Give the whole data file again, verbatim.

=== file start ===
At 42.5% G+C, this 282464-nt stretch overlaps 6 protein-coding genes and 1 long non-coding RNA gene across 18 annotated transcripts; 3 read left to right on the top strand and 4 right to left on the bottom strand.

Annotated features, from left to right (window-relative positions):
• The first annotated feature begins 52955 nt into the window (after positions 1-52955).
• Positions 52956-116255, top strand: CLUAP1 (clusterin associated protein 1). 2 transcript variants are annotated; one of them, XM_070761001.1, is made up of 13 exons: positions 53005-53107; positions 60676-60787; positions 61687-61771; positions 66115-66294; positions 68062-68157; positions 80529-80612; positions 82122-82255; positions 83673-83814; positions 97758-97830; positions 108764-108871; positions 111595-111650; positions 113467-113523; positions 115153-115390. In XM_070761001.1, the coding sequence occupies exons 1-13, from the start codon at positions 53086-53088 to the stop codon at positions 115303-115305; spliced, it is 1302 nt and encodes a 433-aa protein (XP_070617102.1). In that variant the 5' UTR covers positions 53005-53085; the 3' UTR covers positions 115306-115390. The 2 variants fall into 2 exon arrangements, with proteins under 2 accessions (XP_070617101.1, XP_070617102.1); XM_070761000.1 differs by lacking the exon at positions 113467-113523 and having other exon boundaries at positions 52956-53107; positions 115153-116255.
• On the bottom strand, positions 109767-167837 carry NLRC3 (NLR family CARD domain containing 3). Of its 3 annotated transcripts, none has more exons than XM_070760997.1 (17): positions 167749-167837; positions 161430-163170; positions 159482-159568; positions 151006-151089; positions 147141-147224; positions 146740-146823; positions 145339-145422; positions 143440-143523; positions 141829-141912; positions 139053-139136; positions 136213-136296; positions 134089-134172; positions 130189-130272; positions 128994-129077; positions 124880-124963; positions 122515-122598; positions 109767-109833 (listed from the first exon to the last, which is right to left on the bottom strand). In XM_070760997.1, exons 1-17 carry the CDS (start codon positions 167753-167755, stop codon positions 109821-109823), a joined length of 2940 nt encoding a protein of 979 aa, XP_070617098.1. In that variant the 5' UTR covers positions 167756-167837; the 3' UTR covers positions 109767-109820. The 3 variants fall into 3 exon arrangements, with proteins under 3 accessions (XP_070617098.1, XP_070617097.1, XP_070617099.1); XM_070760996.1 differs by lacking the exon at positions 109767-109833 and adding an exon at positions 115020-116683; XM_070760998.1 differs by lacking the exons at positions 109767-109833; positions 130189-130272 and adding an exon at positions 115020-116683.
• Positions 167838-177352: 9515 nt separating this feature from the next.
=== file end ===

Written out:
At 42.5% G+C, this 282464-nt stretch overlaps 6 protein-coding genes and 1 long non-coding RNA gene across 18 annotated transcripts; 3 read left to right on the top strand and 4 right to left on the bottom strand.

Annotated features, from left to right (window-relative positions):
• The first annotated feature begins 52955 nt into the window (after positions 1-52955).
• Positions 52956-116255, top strand: CLUAP1 (clusterin associated protein 1). 2 transcript variants are annotated; one of them, XM_070761001.1, is made up of 13 exons: positions 53005-53107; positions 60676-60787; positions 61687-61771; positions 66115-66294; positions 68062-68157; positions 80529-80612; positions 82122-82255; positions 83673-83814; positions 97758-97830; positions 108764-108871; positions 111595-111650; positions 113467-113523; positions 115153-115390. In XM_070761001.1, the coding sequence occupies exons 1-13, from the start codon at positions 53086-53088 to the stop codon at positions 115303-115305; spliced, it is 1302 nt and encodes a 433-aa protein (XP_070617102.1). In that variant the 5' UTR covers positions 53005-53085; the 3' UTR covers positions 115306-115390. The 2 variants fall into 2 exon arrangements, with proteins under 2 accessions (XP_070617101.1, XP_070617102.1); XM_070761000.1 differs by lacking the exon at positions 113467-113523 and having other exon boundaries at positions 52956-53107; positions 115153-116255.
• On the bottom strand, positions 109767-167837 carry NLRC3 (NLR family CARD domain containing 3). Of its 3 annotated transcripts, none has more exons than XM_070760997.1 (17): positions 167749-167837; positions 161430-163170; positions 159482-159568; positions 151006-151089; positions 147141-147224; positions 146740-146823; positions 145339-145422; positions 143440-143523; positions 141829-141912; positions 139053-139136; positions 136213-136296; positions 134089-134172; positions 130189-130272; positions 128994-129077; positions 124880-124963; positions 122515-122598; positions 109767-109833 (listed from the first exon to the last, which is right to left on the bottom strand). In XM_070760997.1, exons 1-17 carry the CDS (start codon positions 167753-167755, stop codon positions 109821-109823), a joined length of 2940 nt encoding a protein of 979 aa, XP_070617098.1. In that variant the 5' UTR covers positions 167756-167837; the 3' UTR covers positions 109767-109820. The 3 variants fall into 3 exon arrangements, with proteins under 3 accessions (XP_070617098.1, XP_070617097.1, XP_070617099.1); XM_070760996.1 differs by lacking the exon at positions 109767-109833 and adding an exon at positions 115020-116683; XM_070760998.1 differs by lacking the exons at positions 109767-109833; positions 130189-130272 and adding an exon at positions 115020-116683.
• Positions 167838-177352: 9515 nt separating this feature from the next.